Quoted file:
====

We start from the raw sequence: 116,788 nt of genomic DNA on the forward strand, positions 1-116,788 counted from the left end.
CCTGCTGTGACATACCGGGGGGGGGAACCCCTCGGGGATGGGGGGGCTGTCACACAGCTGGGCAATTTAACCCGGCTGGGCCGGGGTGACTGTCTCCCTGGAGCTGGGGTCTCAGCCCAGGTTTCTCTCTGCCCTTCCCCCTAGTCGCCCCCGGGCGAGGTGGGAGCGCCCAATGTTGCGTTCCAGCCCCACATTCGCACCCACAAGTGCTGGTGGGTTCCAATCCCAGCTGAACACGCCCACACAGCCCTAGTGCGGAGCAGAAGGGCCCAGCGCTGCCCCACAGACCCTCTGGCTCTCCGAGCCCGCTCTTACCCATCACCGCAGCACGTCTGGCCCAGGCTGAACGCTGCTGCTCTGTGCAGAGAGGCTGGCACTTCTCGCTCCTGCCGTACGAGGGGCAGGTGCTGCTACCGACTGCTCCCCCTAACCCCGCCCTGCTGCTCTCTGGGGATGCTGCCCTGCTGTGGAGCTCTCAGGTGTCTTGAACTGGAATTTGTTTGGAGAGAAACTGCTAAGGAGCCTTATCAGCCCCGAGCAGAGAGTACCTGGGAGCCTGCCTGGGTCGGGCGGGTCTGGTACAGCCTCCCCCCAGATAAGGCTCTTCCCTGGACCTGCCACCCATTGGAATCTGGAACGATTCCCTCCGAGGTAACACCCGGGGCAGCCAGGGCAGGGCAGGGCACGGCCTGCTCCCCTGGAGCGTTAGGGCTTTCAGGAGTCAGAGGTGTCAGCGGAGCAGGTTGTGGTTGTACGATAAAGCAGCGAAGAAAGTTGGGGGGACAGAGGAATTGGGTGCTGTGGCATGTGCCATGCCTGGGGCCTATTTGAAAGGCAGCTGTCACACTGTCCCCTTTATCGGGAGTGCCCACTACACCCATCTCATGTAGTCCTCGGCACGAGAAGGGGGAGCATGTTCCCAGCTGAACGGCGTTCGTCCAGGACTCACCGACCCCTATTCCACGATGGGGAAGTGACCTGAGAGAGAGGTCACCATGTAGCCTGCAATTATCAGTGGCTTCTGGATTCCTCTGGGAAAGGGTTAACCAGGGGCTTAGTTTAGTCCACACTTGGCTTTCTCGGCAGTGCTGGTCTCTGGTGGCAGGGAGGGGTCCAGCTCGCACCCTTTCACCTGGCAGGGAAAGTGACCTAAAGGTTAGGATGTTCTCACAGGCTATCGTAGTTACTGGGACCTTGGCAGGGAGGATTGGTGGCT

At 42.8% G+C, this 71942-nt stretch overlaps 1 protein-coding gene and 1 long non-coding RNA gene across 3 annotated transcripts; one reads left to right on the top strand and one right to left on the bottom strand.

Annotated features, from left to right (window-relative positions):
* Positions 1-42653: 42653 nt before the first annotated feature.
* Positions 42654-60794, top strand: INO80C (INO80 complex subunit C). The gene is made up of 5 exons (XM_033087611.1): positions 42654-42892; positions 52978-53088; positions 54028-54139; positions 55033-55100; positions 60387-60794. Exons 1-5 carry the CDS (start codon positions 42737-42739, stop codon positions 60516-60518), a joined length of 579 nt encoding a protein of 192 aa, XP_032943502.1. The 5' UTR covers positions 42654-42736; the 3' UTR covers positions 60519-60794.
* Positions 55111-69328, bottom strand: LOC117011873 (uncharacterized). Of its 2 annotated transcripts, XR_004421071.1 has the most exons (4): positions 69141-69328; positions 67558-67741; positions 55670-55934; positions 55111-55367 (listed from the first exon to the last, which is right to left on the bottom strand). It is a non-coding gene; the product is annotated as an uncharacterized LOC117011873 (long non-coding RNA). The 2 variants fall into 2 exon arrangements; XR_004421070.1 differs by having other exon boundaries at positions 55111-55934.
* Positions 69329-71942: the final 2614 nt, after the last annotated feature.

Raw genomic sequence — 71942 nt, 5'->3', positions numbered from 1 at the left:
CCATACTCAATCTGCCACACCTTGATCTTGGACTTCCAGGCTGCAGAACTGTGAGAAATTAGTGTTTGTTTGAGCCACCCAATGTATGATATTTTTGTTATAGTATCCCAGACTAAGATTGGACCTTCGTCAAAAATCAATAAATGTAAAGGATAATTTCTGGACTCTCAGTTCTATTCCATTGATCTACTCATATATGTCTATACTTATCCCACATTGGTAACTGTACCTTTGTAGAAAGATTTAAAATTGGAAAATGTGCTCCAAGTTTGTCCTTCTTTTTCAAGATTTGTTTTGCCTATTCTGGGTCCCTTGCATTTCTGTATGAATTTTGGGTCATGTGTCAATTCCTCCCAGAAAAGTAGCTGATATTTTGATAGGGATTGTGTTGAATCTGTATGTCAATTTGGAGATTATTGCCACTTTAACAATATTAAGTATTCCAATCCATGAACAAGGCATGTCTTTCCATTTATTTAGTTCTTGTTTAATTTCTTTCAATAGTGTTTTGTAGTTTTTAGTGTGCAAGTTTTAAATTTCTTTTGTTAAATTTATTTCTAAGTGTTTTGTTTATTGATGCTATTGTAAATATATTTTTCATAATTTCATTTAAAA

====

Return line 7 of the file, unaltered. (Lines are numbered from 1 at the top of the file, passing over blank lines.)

* Positions 55111-69328, bottom strand: LOC117011873 (uncharacterized). Of its 2 annotated transcripts, XR_004421071.1 has the most exons (4): positions 69141-69328; positions 67558-67741; positions 55670-55934; positions 55111-55367 (listed from the first exon to the last, which is right to left on the bottom strand). It is a non-coding gene; the product is annotated as an uncharacterized LOC117011873 (long non-coding RNA). The 2 variants fall into 2 exon arrangements; XR_004421070.1 differs by having other exon boundaries at positions 55111-55934.